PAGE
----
RASALGETHI (Alpha Herculis). Just to the west of the bright star Vega lies the constellation Hercules, which commemorates the great and strong mythological Greek hero. Though the brightest of its stars is only middling second magnitude, the constellation as a whole is fairly prominent. Rather oddly, Rasalgethi, the Alpha star, is the fifth brightest, perhaps because it is a bit south of the main constellation pattern and (from Arabic) refers to "the Kneeler's Head," in reference to an early name for the constellation, the figure of the man seen upside down, his head toward the south. Though of the third magnitude (3.48, nearly fourth) as seen from Earth, the star itself is magnificent, a red class M (M5) supergiant (or bright giant) with a surface temperature of about 3300 degrees Kelvin. At a distance of 380 light years, Rasalgethi to the human eye is 475 times more luminous than the Sun, though in fact it varies irregularly in its brightness by about a magnitude over a periods of months to years.
Rasalgethi (Alpha, sometimes Alpha-1, Herculis) varies by almost a magnitude over the nearly 14 years of observation, the principal period 128 or so days. The scale on the bottom is the "Julian Date" of 2440000 plus the number that appears, where the Julian Date is the number of days since January 1, 4713 BC of the Julian Calendar and is commonly used for variable phenomena in astronomy. JD 2446500 corresponds to March 11, 1986. The left-hand scale expresses the difference between the apparent visual magnitude of Rasalgethi and a nearby comparison star. (From an article in the Publications of the Astronomical Society of the Pacific by J. R. Percy, J. B. Wilson, and G. W. Henry.)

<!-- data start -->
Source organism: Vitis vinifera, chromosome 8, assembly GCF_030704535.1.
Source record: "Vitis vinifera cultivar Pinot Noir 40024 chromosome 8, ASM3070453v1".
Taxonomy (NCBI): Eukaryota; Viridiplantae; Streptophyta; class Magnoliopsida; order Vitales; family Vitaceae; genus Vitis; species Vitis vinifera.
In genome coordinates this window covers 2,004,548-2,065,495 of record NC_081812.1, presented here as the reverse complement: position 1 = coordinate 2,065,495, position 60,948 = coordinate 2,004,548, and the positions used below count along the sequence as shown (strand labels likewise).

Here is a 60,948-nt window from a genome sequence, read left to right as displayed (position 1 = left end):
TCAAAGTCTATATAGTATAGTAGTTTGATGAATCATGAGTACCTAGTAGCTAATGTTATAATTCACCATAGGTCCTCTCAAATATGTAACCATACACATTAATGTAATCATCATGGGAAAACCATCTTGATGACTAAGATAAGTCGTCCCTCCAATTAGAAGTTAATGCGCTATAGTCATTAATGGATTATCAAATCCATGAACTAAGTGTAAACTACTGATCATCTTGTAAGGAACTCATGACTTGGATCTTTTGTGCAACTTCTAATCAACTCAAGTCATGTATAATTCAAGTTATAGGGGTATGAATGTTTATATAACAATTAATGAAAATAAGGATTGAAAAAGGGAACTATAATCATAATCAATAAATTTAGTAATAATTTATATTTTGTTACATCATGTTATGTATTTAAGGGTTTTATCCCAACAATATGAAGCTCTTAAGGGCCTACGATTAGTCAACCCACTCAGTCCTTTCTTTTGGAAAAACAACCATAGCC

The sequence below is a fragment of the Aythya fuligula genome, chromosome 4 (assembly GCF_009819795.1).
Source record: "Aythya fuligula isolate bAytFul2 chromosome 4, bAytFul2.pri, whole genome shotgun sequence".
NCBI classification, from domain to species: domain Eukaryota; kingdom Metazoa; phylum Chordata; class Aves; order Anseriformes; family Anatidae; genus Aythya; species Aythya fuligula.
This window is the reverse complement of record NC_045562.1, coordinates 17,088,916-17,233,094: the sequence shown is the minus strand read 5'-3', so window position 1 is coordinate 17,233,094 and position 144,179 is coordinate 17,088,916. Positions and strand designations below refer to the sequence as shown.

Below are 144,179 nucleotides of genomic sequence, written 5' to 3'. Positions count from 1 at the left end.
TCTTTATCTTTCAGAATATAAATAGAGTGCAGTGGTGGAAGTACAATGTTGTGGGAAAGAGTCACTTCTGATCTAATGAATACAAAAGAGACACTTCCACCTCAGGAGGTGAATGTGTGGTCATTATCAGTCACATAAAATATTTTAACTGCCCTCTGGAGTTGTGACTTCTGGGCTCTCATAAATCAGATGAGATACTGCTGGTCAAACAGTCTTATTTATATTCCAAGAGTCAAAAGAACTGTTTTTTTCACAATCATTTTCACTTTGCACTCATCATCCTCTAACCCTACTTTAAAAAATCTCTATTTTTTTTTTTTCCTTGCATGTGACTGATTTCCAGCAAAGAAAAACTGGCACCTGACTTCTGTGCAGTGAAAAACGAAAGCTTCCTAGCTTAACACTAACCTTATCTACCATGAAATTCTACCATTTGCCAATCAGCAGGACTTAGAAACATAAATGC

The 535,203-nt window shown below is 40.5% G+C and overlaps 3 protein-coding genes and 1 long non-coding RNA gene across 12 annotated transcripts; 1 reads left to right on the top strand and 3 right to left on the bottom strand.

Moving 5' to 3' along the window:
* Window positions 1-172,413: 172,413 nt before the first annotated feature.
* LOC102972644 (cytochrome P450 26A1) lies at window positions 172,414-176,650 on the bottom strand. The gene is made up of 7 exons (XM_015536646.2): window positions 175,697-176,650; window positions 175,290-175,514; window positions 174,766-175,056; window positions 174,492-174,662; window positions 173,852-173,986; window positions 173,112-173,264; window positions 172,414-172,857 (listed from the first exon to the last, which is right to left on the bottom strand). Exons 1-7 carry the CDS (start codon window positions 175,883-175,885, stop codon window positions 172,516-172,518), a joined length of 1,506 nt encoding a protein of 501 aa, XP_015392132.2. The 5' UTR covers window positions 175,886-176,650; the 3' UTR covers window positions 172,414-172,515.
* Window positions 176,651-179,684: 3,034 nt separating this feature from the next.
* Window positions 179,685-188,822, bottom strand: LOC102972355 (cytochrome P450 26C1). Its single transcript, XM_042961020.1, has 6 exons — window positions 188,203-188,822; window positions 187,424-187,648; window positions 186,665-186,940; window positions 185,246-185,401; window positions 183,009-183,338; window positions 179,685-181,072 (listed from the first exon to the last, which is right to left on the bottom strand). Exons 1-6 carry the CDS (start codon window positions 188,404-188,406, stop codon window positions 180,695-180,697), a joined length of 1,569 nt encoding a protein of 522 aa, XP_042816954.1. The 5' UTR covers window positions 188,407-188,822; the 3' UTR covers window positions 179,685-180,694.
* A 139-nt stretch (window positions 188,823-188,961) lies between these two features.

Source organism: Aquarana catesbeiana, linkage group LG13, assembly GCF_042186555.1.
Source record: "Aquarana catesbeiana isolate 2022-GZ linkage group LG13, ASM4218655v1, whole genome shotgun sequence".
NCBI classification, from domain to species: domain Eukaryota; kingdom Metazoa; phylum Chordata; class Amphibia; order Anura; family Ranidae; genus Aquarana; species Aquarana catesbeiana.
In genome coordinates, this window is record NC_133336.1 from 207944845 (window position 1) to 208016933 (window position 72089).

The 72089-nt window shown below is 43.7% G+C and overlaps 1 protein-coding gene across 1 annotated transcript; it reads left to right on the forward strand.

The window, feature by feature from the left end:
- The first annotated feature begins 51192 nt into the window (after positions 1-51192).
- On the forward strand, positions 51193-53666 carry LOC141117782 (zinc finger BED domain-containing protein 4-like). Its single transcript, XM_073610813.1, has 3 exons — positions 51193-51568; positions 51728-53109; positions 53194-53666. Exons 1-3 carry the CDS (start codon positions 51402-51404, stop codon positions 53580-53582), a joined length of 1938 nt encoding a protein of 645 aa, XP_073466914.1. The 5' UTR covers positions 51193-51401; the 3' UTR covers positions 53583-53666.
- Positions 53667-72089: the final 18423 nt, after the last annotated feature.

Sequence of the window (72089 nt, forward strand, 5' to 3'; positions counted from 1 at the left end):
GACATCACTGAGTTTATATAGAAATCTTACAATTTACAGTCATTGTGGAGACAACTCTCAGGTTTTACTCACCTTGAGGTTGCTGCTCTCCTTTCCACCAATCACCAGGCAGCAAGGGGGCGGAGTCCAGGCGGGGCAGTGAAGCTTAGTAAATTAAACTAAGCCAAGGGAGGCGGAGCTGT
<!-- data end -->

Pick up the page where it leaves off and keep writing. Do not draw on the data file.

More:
Factoring in the infrared radiation that we cannot see from the cool star makes the star much brighter. From the measured (and quite large) angular diameter of 0.032 seconds of arc we find a spectacular physical radius of 1.9 Astronomical Units, 400 times that of the Sun. If placed here, the star would extend well out past the orbit of Mars and into the inner part of the asteroid belt. Radius and temperature then lead to a luminosity of 17,000 times that of the Sun. Rasalgethi has a fifth magnitude companion five seconds of arc away (Alpha-2, rendering Rasalgethi proper Alpha-1). This secondary is itself a double that consists of a four-solar-mass class G (G5) giant star with a temperature about that of the Sun and a 2.5-solar-mass F2 dwarf star (somewhat hotter than the Sun) in orbit around each other separated by 0.4 AU with a 52 day period. The bright supergiant is blowing a powerful wind that is so strong that the cloud of gas expanding around it has enveloped the companion, which is at least 550 astronomical units away from the supergiant, 275 times the supergiant's size and 14 times the dimension of our whole planetary system. The small double must thus take over 3000 years to make a full orbit of the supergiant. Rasalgethi appears to be losing mass at a rate of about a ten-millionth of a solar mass per year, hardly a record, but substantial enough, consistent with its being a highly distended supergiant. With a birth mass of perhaps 7 or 8 times that of the Sun, the star has probably either finished core helium fusion or will do so shortly and will die as a relatively massive white dwarf. It does not seem to have quite enough mass to explode as a supernova, though only time will tell.
Written and updated by Jim Kaler 5/04/07. Return to STARS.